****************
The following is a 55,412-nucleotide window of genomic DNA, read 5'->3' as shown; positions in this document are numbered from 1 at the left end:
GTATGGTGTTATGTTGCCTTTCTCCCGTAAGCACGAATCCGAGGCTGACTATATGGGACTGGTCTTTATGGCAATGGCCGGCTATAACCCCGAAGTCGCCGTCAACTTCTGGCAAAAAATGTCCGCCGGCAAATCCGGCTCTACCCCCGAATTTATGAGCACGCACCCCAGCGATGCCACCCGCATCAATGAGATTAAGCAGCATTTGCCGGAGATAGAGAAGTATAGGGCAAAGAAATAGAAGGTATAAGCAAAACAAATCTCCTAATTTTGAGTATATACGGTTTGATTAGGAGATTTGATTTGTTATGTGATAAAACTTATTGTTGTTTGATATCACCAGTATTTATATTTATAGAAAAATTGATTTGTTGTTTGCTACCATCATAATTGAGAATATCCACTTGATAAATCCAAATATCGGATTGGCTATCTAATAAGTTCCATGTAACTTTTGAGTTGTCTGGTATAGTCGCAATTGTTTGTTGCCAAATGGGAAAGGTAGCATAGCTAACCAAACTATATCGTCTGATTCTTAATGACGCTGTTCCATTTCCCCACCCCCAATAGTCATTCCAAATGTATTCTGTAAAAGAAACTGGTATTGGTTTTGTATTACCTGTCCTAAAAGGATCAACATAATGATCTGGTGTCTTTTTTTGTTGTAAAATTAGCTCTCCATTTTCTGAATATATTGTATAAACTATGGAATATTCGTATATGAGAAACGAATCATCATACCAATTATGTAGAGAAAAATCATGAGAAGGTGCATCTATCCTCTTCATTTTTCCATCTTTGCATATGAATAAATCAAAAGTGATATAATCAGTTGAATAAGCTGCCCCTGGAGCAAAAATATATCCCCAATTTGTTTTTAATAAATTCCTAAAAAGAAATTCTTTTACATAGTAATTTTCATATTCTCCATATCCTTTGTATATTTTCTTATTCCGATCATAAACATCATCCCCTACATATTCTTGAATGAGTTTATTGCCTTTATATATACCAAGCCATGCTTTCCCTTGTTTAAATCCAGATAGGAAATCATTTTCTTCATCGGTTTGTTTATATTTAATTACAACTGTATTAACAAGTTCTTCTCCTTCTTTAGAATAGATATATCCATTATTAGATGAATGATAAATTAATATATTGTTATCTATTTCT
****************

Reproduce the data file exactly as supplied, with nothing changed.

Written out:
The following is a 55,412-nucleotide window of genomic DNA, read 5'->3' as shown; positions in this document are numbered from 1 at the left end:
GTATGGTGTTATGTTGCCTTTCTCCCGTAAGCACGAATCCGAGGCTGACTATATGGGACTGGTCTTTATGGCAATGGCCGGCTATAACCCCGAAGTCGCCGTCAACTTCTGGCAAAAAATGTCCGCCGGCAAATCCGGCTCTACCCCCGAATTTATGAGCACGCACCCCAGCGATGCCACCCGCATCAATGAGATTAAGCAGCATTTGCCGGAGATAGAGAAGTATAGGGCAAAGAAATAGAAGGTATAAGCAAAACAAATCTCCTAATTTTGAGTATATACGGTTTGATTAGGAGATTTGATTTGTTATGTGATAAAACTTATTGTTGTTTGATATCACCAGTATTTATATTTATAGAAAAATTGATTTGTTGTTTGCTACCATCATAATTGAGAATATCCACTTGATAAATCCAAATATCGGATTGGCTATCTAATAAGTTCCATGTAACTTTTGAGTTGTCTGGTATAGTCGCAATTGTTTGTTGCCAAATGGGAAAGGTAGCATAGCTAACCAAACTATATCGTCTGATTCTTAATGACGCTGTTCCATTTCCCCACCCCCAATAGTCATTCCAAATGTATTCTGTAAAAGAAACTGGTATTGGTTTTGTATTACCTGTCCTAAAAGGATCAACATAATGATCTGGTGTCTTTTTTTGTTGTAAAATTAGCTCTCCATTTTCTGAATATATTGTATAAACTATGGAATATTCGTATATGAGAAACGAATCATCATACCAATTATGTAGAGAAAAATCATGAGAAGGTGCATCTATCCTCTTCATTTTTCCATCTTTGCATATGAATAAATCAAAAGTGATATAATCAGTTGAATAAGCTGCCCCTGGAGCAAAAATATATCCCCAATTTGTTTTTAATAAATTCCTAAAAAGAAATTCTTTTACATAGTAATTTTCATATTCTCCATATCCTTTGTATATTTTCTTATTCCGATCATAAACATCATCCCCTACATATTCTTGAATGAGTTTATTGCCTTTATATATACCAAGCCATGCTTTCCCTTGTTTAAATCCAGATAGGAAATCATTTTCTTCATCGGTTTGTTTATATTTAATTACAACTGTATTAACAAGTTCTTCTCCTTCTTTAGAATAGATATATCCATTATTAGATGAATGATAAATTAATATATTGTTATCTATTTCT